I’m a fan of fun.
Unashamedly, unreservedly. I don’t shy away from humorous books or comics and dismiss it as “kid’s stuff”, I seek out a good chuckle-maker as a rare prize. Sure, darker comics often lead me joyously astray (to the streets of Gotham more often than not), but I always return to fun with a warm handshake and a novelty hand buzzer. After all, it’s relatively easy to play on the fears and personal dramas of a world full of such things (according to the press anyway), but it’s a much harder, more worthy job to seek out the good in life - the things that make you smile or laugh - and try to replicate and supplement them.
In this vein, I find myself starting a new series of articles to celebrate those happy few comics that truly are “comic”. I’ve chosen a short-list of only the best: comic books that have made me personally laugh, out loud, with my actual mouth. It’s a very exclusive club, as anyone who has typed “LOL” whilst wearing a stoic expression would attest. And to allay fears that “funny” doesn’t have to mean “kiddy”, let’s start with the Image Comics series Chew.
Written by John Layman with art by Rob Guillory, Chew appeals directly to the weirder side of my sense of humour. It’s certainly one of the most unique stories I’ve ever come across! Chew deals with a world where a mysterious plague befell the USA only a handful of years before the present day, which the American government blamed on Bird Flu and promptly banned all chickens from the country. So with that fairly believable set-up, you’re already reading a comic book filled with chicken dinner speakeasies, gangsters smuggling poultry, and big businesses experimenting on frogs to get them to taste like chicken! But then it gets weird. The main protagonist, Tony Chu, is a cop who has a very specific superpower: whatever he eats, he gets a psychic impression of the history of that piece of food. He sees the cow being slaughtered for the burger. He watches the apple being sprayed with pesticide. So when the Food and Drug Administration (the most powerful Feds in the country due to the chicken situation) get wind of his powers, he has to start chowing down on dead bodies (and worse!) to solve cases.
It turns out that several characters throughout the story have food-based powers, and it’s delightful how creative these are. John Layman has done the seemingly impossible and thinks up brand new superpowers in a comic book industry awash with superheroes. He continually impresses with the sheer scale of weirdness he lays onto his fast-paced plot, never once allowing it to collapse under the weight of absurdity. Cyborgs, alien plant life, conspiracies, terrorists who look like mime artists, it all just blends together effortlessly to yank up the corners of your mouth and not let go.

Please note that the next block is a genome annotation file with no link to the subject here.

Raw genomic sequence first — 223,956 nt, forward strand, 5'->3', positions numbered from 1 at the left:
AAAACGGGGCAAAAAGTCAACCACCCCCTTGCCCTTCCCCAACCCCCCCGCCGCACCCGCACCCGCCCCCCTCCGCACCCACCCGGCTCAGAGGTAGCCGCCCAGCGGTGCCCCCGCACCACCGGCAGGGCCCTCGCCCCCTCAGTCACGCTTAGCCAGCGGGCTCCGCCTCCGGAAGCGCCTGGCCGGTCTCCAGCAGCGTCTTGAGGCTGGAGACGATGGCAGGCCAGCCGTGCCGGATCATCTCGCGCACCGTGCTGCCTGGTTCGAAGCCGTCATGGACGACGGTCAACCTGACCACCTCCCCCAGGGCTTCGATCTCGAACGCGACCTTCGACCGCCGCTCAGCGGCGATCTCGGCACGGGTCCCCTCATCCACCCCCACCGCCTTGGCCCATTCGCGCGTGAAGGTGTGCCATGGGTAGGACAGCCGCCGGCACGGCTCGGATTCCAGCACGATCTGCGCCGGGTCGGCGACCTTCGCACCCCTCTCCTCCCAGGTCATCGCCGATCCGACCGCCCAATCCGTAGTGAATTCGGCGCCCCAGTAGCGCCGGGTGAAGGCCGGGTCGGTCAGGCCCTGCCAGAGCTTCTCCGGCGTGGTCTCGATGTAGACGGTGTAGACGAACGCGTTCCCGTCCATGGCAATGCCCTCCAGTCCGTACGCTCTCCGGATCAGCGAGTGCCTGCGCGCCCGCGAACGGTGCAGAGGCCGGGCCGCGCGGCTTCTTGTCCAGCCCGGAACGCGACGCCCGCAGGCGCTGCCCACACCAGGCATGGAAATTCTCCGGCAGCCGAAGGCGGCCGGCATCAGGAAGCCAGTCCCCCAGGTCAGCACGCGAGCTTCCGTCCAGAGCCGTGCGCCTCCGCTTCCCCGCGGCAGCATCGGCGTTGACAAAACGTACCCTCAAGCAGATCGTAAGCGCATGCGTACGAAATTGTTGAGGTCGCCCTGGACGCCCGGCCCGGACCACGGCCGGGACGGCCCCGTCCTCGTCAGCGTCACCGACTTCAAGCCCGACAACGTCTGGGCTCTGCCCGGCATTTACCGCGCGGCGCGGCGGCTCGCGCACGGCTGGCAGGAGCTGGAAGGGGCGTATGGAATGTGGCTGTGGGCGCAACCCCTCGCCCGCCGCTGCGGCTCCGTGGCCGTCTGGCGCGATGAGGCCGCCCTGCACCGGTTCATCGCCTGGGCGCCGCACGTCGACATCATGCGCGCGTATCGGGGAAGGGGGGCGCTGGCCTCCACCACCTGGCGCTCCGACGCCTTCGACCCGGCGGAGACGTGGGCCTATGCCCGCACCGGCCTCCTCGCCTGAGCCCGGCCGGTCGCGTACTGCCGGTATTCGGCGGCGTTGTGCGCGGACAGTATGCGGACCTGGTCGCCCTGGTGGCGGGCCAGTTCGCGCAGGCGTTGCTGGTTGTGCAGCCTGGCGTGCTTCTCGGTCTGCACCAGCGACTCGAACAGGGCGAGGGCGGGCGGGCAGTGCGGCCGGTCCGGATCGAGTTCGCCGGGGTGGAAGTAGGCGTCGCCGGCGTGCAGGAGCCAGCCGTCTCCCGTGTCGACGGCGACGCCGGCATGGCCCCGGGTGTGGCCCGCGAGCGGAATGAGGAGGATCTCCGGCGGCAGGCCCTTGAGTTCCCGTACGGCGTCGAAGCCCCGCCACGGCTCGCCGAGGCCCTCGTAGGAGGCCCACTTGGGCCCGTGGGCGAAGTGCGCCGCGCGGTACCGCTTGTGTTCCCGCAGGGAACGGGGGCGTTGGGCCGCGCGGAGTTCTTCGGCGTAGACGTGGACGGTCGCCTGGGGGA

Complementing this nicely is Rob Guillory’s gritty, detailed art, which works as the perfect accompaniment to Layman’s narrative. Guillory presents the world of Chew as a grimy, dirty cesspit full of disorder and food crumbs, lifted only by the wonderfully witty sight gags and Easter Eggs that litter each page. Mirroring the story nicely, the art reminds us that this is a grim world that’s stained around the edges, but it helps to laugh at it. A bit of advice though; don’t read these comics whilst eating, or you may lose your appetite. No punches are pulled, no meal left unsavoured! Not to go into too much detail, but a stand out moment for me is when Tony falls in love, and the scene manages to be emotionally touching, hilarious, and truly disgusting at the same time.
Laugh Out Loud Moment: When Tony’s hateful boss dreams of murdering Tony or allowing him to die, then reluctantly remembers how much paperwork that would cause. A close second (not counting the aforementioned love-at-first-sight scene) would be the introduction of Poyo, the uber-deadly, constantly angry, cock fighting Mexican rooster that impressively stacks up his body count whenever the story catches up with him. The famously murderous chickens from the Zelda videogames have nothing on the force of nature that is Poyo. It's little wonder that he once got his own solo one-shot issue!
Todd Marsh is hoping to continue his Digital Canvas articles as soon as the muse allows it.